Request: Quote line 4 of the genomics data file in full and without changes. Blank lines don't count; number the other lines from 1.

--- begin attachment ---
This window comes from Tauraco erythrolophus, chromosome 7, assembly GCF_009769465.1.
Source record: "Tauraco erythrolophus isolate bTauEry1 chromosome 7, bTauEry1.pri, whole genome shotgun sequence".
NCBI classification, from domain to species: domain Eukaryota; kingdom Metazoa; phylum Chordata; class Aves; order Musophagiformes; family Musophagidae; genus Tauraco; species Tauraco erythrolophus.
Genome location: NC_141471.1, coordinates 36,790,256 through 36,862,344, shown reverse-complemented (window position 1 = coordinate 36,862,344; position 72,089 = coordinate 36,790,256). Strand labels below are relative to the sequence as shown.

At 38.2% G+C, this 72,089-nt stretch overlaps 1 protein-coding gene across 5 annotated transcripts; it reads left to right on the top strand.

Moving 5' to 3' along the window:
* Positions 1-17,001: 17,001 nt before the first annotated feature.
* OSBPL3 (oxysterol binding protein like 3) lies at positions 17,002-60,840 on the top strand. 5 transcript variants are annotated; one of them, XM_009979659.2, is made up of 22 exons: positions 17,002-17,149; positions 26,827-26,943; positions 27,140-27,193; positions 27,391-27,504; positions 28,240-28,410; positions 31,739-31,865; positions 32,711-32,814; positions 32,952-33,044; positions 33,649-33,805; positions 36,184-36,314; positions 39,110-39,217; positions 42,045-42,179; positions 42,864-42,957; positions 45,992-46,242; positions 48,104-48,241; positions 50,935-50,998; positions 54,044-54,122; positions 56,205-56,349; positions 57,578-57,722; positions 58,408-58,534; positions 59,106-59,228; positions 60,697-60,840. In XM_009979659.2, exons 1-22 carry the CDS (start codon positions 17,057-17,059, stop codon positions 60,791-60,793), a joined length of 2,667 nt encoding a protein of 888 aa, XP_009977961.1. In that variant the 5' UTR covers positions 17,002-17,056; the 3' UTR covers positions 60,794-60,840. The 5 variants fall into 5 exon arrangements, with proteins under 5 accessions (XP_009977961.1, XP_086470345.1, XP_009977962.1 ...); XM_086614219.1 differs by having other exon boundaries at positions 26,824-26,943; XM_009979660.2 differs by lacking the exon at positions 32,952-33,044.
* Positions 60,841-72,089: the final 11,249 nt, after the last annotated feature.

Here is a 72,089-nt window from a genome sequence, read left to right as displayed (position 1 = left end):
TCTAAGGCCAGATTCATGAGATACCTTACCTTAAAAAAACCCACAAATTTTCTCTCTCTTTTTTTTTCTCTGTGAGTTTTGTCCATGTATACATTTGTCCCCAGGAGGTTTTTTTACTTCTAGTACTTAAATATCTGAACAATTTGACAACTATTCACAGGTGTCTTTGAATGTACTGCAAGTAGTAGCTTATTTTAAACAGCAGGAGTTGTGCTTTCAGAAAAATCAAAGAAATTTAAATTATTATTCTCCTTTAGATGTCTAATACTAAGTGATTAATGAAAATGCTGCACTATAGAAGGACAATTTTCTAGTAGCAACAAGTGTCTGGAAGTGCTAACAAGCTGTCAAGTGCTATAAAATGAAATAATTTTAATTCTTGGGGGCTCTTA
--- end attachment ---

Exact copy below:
Genome location: NC_141471.1, coordinates 36,790,256 through 36,862,344, shown reverse-complemented (window position 1 = coordinate 36,862,344; position 72,089 = coordinate 36,790,256). Strand labels below are relative to the sequence as shown.